Given the composition of Army Group A (heavy on armor), I would have chosen the southerly lowland route as my axis of advance.
The German army wasn't a medieval army, or even a 17th century one, which had almost all it needed in wagons with it. It couldn't been concentrated in one spot, moving one easy route/road, leaving only small garrisons in strongholds and be ready to repel attacks from all sides. It needed constant supplies.
I cannot give a link to a original resource, but I heard that during the so called Blitzkrieg (of which the German generals had no idea at the time) a German tank division by demands of "field manuals" had to carry with it a supply of munition for two days of battle of "medium intensity". Not a very precise figure, but the idea is that it needed a constant supply, even a day without one was a serious problem.
That need for supplies (for all armies in that war) gave a lucrative tactical goal to pursue (especially the Germans seemed to be acting that way): instead of trying to destroy the enemy face to face with strength ratio as the mean on the theater (i.e. if you have a million men and the enemy has two, the ratio is 1/2):
- find weak spots in the enemy front line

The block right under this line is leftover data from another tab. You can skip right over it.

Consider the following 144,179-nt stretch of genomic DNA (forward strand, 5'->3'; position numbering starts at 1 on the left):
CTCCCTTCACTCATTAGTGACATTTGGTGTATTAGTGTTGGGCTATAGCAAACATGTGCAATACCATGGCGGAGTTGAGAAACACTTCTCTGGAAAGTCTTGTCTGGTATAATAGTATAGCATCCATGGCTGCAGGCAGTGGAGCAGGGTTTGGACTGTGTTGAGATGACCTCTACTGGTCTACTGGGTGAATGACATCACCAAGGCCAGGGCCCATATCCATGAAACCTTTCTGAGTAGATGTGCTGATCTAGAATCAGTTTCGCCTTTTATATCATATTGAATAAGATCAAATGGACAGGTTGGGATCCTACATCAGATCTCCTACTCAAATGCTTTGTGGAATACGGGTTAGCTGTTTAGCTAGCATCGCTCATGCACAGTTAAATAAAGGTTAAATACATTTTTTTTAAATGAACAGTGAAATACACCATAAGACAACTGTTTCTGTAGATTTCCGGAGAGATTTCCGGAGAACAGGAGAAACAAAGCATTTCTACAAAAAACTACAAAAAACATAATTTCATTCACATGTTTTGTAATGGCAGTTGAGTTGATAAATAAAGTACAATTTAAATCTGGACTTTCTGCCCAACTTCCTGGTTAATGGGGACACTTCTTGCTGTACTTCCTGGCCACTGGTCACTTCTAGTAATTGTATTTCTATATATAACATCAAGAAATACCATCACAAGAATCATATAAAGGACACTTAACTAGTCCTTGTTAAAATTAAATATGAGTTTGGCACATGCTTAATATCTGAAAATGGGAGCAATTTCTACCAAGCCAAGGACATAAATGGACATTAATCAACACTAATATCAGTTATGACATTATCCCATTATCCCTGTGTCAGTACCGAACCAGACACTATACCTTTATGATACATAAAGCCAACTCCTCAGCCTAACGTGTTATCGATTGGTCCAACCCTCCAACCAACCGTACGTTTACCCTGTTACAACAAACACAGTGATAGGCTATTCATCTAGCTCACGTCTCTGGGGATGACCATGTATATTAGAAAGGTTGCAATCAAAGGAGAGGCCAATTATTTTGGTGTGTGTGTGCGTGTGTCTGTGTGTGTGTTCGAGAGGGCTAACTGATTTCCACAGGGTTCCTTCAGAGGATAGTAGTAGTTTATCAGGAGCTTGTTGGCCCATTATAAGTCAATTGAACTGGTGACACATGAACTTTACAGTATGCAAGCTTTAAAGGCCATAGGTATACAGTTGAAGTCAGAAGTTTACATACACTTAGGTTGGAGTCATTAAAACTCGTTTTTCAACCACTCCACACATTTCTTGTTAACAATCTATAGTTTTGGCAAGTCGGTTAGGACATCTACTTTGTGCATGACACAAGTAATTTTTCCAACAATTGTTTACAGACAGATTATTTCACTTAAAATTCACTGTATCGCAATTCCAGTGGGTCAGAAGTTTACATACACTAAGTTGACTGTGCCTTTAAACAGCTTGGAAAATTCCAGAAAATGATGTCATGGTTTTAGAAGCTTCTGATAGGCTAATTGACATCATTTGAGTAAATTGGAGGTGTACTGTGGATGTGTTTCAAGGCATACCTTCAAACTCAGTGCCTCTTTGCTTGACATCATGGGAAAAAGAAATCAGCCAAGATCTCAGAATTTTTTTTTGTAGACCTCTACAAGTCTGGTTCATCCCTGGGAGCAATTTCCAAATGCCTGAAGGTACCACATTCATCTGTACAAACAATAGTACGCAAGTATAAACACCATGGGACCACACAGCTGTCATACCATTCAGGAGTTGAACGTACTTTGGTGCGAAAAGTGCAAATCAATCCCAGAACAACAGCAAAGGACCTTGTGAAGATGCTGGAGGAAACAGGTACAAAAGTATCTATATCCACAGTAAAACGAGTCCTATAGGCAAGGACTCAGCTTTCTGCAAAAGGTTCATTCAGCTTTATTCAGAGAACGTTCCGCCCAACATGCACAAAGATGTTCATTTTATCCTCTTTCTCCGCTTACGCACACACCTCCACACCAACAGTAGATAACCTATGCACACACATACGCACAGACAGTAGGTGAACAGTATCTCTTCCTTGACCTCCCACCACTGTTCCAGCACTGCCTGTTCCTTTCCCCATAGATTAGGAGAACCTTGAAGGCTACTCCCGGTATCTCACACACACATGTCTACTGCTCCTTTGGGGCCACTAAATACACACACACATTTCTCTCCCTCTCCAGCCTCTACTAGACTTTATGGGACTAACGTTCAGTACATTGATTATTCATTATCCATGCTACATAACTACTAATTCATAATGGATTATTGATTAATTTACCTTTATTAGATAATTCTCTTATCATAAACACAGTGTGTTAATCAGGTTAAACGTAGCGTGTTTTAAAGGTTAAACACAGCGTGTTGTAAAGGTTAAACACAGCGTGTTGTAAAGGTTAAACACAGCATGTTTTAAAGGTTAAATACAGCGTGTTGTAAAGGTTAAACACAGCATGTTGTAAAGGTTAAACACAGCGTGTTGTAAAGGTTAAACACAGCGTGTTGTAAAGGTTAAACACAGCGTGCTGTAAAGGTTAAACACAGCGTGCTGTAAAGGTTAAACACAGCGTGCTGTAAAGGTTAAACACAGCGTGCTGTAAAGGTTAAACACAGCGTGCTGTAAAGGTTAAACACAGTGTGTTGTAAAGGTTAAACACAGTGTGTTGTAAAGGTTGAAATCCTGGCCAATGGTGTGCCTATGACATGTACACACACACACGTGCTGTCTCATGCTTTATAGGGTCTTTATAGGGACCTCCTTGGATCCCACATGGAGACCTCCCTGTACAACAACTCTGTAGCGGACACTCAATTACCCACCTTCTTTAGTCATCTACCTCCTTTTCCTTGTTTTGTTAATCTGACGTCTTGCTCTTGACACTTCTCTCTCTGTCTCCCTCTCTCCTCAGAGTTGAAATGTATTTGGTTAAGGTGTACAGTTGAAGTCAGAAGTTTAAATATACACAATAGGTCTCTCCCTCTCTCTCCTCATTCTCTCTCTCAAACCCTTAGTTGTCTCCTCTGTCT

- concentrate your power on that spot as much and quickly as you can (the Germans could do it, that is what their tank armies were for, to move quickly on the war theater, without vital dependence on railroads, roads etc. The German tank units were essentially elite infantry, but the most heavily armed and mobile, with necessary means of transportation for everyone in the army to move with the speed of tanks, with repair facilities for vehicles etc. That is what Soviet generals didn't understand, at least in 1941. Tukhachevsky had created so called "mechanized corps", probably just copycatted the idea from Germany, but without any understanding of what German units were, so the infantry in those corps were on their feet, no repair facilities, no trucks to supply tanks with fuel etc. The Russians, generally, were not able to react to those movements even if they were aware of them, since their troops moved on their feet, even the "mobile" ones.